Rick Arpin


I am a finance professional by training and background. I received a degree in business administration, majoring in accounting and finance, and I spent seven years in public accounting. My first 15 years were in traditional accounting and finance roles like financial reporting, treasury, accounting shared services and capital markets. While I also spent some time in operations, my roots are clearly in finance.

One thing I came to appreciate in this industry was the importance of finance in all areas of the business and the need for all employees to understand it. During my time in public accounting, I was generally around others who had similar backgrounds, so they understood not only the basics of finance and accounting but higher-level concepts as well. Once in a while, when interacting with client personnel who were in operations, we’d run into a situation where we had to explain finance concepts, although these were the exception.

Even when I moved to industry, my initial time was still spent largely around other finance experts, so when I trained our staff, we were still speaking their language. But then something happened as I moved up and around in different roles – I started spending much more time with non-finance leaders and employees. These folks weren’t always trained in accounting or finance topics. Some had what you might call an “innate” business sense, and they made good decisions based on logic and the situation at hand. But others struggled to understand financial statements or how their decisions resulted in financial outcomes.

We realized we could help by transferring our knowledge. And as an aside, I believe all functional areas of a company find more success when they make it part of their job to educate the organization on their function. How many of us, for example, think of ourselves as knowledgeable about IT? I get scared every time an upgrade happens on my phone, so I certainly am not well versed on the latest cloud storage concepts or cyber security risks. Functional areas that educate others within the organization can help develop more well-rounded leaders and employees.

So why is it important for everyone to understand finance? (Or as I noted above, insert your own function’s name for “finance” in the above sentence and complete the next paragraphs for yourself.) Here’s my take on why finance is important for everyone in an organization:

  • It is the measurement by which a company ultimately lives or dies. At some point – tech-bubbles notwithstanding – companies must make a profit, and it needs to be a properly-sized one to ensure a return on investment for its owners. Ultimately, none of us have jobs if we don’t focus on results.
  • Operating decisions always involve financial results. The link is sometimes direct (such as deciding whether to spend money on supplies) and sometimes indirect (such as reducing the training budget for the sales team, which leads to less sales in the future), but a link is always there.
  • Analysis leads to better decision-making. There is a famous saying, “what gets measured gets done.” But really what gets measured needs to be understood. If operating managers understand their financial statements and other analysis of the business, they can make better decisions in the future.

Working the equation forward – understanding finance leads to better operational decisions. And since operating decisions affect financial results, better operating decisions lead to better financial results.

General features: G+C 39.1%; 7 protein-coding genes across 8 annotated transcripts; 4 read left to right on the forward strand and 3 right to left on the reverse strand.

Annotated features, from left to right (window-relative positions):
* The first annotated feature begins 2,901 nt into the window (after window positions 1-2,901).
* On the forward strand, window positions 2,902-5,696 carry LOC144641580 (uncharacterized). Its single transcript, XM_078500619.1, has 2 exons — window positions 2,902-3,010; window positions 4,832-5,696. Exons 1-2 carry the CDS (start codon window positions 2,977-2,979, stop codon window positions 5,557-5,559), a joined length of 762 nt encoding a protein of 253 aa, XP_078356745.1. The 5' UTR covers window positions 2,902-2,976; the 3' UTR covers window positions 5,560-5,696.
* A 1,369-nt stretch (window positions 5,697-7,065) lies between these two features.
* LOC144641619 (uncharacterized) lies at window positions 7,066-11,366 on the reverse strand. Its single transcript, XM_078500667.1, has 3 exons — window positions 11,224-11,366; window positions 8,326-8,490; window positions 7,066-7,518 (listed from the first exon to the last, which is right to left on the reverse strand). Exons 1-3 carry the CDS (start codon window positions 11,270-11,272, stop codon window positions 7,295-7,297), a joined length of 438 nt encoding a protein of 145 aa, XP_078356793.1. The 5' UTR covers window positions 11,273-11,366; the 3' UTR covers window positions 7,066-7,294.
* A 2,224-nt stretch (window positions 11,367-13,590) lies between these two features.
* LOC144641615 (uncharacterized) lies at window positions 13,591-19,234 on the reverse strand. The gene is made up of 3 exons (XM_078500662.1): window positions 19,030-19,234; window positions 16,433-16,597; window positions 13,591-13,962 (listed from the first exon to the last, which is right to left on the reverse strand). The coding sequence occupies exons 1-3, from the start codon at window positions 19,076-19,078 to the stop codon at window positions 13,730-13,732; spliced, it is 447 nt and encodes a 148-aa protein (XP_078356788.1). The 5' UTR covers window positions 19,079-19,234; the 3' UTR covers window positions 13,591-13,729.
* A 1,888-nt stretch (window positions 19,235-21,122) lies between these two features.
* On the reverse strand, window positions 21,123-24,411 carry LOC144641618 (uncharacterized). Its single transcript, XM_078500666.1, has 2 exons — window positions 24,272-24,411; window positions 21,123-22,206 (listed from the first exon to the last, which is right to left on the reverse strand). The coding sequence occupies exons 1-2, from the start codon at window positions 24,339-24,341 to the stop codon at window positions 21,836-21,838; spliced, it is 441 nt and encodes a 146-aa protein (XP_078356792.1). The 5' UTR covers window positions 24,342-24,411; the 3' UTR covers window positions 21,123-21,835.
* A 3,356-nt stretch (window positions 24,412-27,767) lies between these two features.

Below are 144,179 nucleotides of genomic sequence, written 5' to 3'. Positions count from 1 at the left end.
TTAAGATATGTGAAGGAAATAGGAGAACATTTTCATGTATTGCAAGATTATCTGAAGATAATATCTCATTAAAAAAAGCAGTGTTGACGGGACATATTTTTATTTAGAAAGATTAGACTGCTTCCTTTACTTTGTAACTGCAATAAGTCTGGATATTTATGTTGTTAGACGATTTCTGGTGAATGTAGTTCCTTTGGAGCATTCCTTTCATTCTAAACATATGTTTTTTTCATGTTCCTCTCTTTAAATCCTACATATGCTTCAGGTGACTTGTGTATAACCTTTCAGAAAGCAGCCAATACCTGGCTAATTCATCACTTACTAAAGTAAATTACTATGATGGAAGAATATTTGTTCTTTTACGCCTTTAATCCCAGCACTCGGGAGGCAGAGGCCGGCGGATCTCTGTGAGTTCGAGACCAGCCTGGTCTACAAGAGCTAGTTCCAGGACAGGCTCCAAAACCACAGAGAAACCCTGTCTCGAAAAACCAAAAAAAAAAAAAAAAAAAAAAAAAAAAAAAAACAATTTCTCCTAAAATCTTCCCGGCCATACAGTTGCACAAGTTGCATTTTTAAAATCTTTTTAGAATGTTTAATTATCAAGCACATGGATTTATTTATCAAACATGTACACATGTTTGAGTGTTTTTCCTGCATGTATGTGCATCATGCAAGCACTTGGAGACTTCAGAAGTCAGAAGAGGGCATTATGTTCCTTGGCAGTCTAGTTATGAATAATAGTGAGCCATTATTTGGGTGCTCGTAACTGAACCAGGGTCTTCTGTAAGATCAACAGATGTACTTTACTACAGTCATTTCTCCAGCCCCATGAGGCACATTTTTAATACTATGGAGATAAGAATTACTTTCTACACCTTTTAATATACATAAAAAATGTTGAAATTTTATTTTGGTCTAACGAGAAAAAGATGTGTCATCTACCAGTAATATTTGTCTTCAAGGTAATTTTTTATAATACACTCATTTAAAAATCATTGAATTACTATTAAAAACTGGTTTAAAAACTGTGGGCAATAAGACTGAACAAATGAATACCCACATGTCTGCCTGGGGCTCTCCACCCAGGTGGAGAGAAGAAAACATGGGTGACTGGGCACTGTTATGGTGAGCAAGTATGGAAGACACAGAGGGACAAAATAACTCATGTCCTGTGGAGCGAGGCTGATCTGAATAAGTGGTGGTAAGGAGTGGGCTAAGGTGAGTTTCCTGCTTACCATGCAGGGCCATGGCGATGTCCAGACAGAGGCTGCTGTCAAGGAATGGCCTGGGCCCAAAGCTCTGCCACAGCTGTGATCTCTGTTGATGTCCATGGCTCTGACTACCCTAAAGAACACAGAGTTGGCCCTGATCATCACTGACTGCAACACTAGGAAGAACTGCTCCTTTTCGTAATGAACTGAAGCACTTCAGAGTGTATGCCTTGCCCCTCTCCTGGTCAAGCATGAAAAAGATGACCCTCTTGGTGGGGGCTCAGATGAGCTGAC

Based on this information, we built a training class discussing the basics of finance. It takes about three to four hours to complete and has worked well with many audiences – from HR teams to operating personnel to newly-hired managers.

I believe the key to teaching finance to non-finance professionals is a top-down approach. Our class starts by discussing industry trends.

We don’t begin discussing finance at all. I want participants to understand the business, and finance is merely the scorekeeper and storyteller. After discussing industry trends, we spend a decent amount of time on corporate finance concepts like capital, debt, valuations, analyzing industry and company financial statements. This gives the leaders and employees the link to how their individual/department/operating unit results roll up and contribute to the overall company. I feel like this connection, and the attitudes and skills it fosters, are critical components to energizing operating units to make decisions that are best overall for the company.

Finally, we work through exercises that help with day-to-day financial acumen. We review an operating department’s financial statements and do variance analysis, ratio analysis and analyze statistics. We also do some ROI calculations, so participants can be aware of and understand how finance can help them evaluate capital improvements.

We’ve received good feedback on these classes, and the best feeling is seeing the difference in the reactions of those who have taken the class when the words “accounting” or “finance” are used. They stop looking so anguished, and a bit of relief comes over them knowing they might stand a chance in the next operating review meeting.

As mentioned earlier, this type of functional teaching process can develop more well-rounded leaders and employees. I also feel it can help bridge gaps in communication and expectations between functional groups and operational groups and make future interactions more productive, whether in day-to-day operations or when working together on projects.

Rick Arpin is a seasoned finance and operations executive with over 20 years of experience. Most recently he was Senior Vice President of Entertainment with MGM Resorts, and also held senior finance positions at MGM, after starting his career in public accounting. Contact Rick